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where does weed grow

Where does weed grow

To conduct the study, Dr. Ren and his colleagues collected 82 samples, either seeds or leaves, from around the world. The samples included strains that had been selected for fiber production, and others from Europe and North America that were bred to produce high amounts of tetrahydrocannabinol (THC), the plant’s most mood-altering compound.

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Dr. Fumagalli and his colleagues then extracted genomic DNA from the samples and sequenced them in a lab in Switzerland. They also downloaded and reanalyzed sequencing data from 28 other samples. The results showed that the wild varieties they analyzed were in fact “historical escapes from domesticated forms,” and that existing strains in China — cultivated and wild — were their closest descendants of the ancestral gene pool.

A 2016 study by other scientists said that the earliest records for cannabis were mostly from China and Japan, but most botanists believe that it was probably first domesticated in the eastern part of Central Asia, where wild varieties of the plant are widespread.

“By the way, that’s the reason you call it weed, because it grows anywhere,” he added.

Here’s one to ponder: Where did the weed come from? No, not where it was bought, but where and when was the plant first domesticated?

But Professor Purugganan said he was skeptical about conclusions that the plant was developed for drug or fiber use 12,000 years ago since archaeological evidence show the consistent use or presence of cannabis for those purposes began about 7,500 years ago.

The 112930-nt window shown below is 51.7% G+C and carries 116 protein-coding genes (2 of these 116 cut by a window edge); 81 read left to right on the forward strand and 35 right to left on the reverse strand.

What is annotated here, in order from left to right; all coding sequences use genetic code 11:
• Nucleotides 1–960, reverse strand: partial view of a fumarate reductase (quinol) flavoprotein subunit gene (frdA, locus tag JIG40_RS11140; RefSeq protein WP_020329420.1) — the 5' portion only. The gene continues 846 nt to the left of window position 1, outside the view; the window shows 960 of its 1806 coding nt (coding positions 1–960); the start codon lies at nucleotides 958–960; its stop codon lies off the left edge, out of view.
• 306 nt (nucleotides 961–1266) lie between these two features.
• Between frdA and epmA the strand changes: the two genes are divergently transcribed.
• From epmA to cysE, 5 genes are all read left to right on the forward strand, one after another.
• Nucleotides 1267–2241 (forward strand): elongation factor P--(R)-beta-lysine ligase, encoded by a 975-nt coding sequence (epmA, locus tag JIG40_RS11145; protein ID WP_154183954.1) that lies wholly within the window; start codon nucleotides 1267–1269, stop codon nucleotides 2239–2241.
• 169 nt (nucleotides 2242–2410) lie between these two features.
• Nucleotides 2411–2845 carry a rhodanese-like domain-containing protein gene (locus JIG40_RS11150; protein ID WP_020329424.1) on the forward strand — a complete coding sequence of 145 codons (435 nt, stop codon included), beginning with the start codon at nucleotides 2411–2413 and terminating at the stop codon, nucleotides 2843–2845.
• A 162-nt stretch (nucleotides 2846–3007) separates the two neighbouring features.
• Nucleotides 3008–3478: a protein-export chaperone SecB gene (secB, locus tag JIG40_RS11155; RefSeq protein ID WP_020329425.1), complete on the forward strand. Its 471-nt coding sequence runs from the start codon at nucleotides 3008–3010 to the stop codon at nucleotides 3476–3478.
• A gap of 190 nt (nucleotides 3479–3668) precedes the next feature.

“That seems to be the most pressing problem for humans then: How to get food,” said Professor Purugganan, who was not involved in the research. “The suggestion that even early on they were also very concerned with fiber and even intoxicants is interesting. It would bring to question what were the priorities of these Neolithic societies.”

“I would like to see a much larger study with a larger sampling,” he said.

Scientists finally have an answer to that question — and the evolution of modern-day cannabis and how it diverged from its very close relative hemp is even wilder than you might think.

As the researchers note: “Few crops have been under the spotlight of controversy as much as Cannabis sativa.” Their findings shed light on the complex history of cannabis evolution and domestication, helping us understand how it became the controversial crop it is today.

The researchers state: “As such, the results call into question, from both a biological and functional point of view, the current binary categorization of Cannabis plants as ‘hemp’ or ‘marijuana.’”